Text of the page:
|WILLIAMS, MARK - Pennsylvania State University|
|BEEGLE, DOUG - Pennsylvania State University|
|SHANNON, ROB - Pennsylvania State University|
Submitted to: Meeting Abstract
Publication Type: Abstract Only
Publication Acceptance Date: 4/1/2011
Publication Date: N/A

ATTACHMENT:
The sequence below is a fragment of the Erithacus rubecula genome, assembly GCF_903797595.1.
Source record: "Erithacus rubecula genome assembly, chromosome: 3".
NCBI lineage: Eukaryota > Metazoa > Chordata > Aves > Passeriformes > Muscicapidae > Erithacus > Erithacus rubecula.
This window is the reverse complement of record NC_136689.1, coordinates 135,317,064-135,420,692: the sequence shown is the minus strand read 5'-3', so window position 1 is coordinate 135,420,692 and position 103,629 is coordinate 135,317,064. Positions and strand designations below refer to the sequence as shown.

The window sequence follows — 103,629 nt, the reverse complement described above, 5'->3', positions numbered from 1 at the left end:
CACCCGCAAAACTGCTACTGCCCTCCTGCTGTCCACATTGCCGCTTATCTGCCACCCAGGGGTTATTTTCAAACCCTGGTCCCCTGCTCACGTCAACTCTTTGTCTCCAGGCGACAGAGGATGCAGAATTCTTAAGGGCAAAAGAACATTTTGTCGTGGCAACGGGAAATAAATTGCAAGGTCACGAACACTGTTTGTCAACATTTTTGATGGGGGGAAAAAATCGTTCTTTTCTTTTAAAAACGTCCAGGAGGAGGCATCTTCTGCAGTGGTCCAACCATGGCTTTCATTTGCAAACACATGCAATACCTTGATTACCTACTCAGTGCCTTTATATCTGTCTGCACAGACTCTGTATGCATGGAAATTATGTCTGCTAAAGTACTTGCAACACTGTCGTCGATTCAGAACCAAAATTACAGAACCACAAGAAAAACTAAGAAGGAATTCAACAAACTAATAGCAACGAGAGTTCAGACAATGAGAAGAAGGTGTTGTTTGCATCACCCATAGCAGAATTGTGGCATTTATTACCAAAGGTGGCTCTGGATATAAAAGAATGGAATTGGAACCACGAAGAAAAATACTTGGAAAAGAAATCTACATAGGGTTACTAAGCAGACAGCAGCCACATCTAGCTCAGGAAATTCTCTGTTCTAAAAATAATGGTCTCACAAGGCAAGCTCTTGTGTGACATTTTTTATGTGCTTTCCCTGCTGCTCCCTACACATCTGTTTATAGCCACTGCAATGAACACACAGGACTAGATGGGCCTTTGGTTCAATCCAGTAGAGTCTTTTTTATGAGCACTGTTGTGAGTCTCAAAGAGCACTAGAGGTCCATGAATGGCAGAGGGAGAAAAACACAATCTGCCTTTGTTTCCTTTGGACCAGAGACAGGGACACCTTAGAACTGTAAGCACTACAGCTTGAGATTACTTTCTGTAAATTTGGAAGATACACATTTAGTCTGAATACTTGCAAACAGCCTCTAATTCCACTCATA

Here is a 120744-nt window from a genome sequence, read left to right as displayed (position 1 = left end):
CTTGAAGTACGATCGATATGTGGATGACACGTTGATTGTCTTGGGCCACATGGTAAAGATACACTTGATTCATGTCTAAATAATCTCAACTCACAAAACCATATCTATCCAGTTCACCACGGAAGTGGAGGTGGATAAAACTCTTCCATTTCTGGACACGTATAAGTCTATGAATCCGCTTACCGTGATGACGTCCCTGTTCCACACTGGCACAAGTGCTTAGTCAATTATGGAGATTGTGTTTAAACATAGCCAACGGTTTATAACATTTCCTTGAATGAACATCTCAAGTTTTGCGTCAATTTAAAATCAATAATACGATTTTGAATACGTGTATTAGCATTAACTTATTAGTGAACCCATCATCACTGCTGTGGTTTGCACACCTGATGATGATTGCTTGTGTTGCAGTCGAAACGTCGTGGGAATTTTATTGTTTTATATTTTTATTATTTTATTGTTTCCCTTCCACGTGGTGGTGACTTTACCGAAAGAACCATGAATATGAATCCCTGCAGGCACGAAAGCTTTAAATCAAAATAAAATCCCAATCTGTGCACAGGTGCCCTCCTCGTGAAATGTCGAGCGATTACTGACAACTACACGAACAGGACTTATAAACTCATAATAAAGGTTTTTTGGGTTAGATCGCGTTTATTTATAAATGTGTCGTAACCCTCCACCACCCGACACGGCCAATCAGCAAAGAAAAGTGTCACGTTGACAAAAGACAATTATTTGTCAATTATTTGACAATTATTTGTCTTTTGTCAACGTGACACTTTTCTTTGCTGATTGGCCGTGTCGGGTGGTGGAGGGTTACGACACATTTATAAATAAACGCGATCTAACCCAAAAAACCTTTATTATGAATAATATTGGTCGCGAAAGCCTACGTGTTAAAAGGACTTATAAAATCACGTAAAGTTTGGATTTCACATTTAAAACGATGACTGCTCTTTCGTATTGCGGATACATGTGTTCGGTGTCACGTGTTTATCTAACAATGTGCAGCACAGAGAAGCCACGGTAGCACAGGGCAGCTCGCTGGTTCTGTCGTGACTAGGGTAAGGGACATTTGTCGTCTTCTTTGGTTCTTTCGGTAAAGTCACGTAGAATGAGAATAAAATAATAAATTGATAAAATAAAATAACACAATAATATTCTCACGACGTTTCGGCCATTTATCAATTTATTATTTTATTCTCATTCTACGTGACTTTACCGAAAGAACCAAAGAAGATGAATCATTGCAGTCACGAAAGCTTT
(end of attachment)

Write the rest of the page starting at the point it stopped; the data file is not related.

Technical Abstract: Soil temperature is a major environmental factor that affects both the infiltration of meltwater and precipitation, and nutrient cycling. The objectives of this study were to determine nutrient losses in runoff and leachate from fall and winter-applied dairy manure based on the soil temperature at the time of application and to assess nutrient dynamics over the winter season. Three manure treatments were applied to lysimeters containing intact soil cores: early-fall (Oct. 21, 16°C), late-fall (Nov. 16, 4.5°C), and winter (Dec. 15, -6.5°C). Runoff and leachate were collected from a series of four rainfall simulations (Oct. 2009-Jan. 2010) followed by a total of five natural snowmelt and rainfall events (Feb.- April 2010). The winter treatment, at which time manure was applied to frozen soil, had significantly greater nutrient losses in runoff during the first rainfall after manure application. Infiltration of water and nutrients during the early-fall and late-fall treatments resulted in significant losses of nutrients in leachate compared to the winter application, which lead to differences in nutrient transformation and transport over the winter season. The results of this research show that both the soil temperature and timing of manure application are significant factors in determining the nutrient losses from fall and winter-applied manure.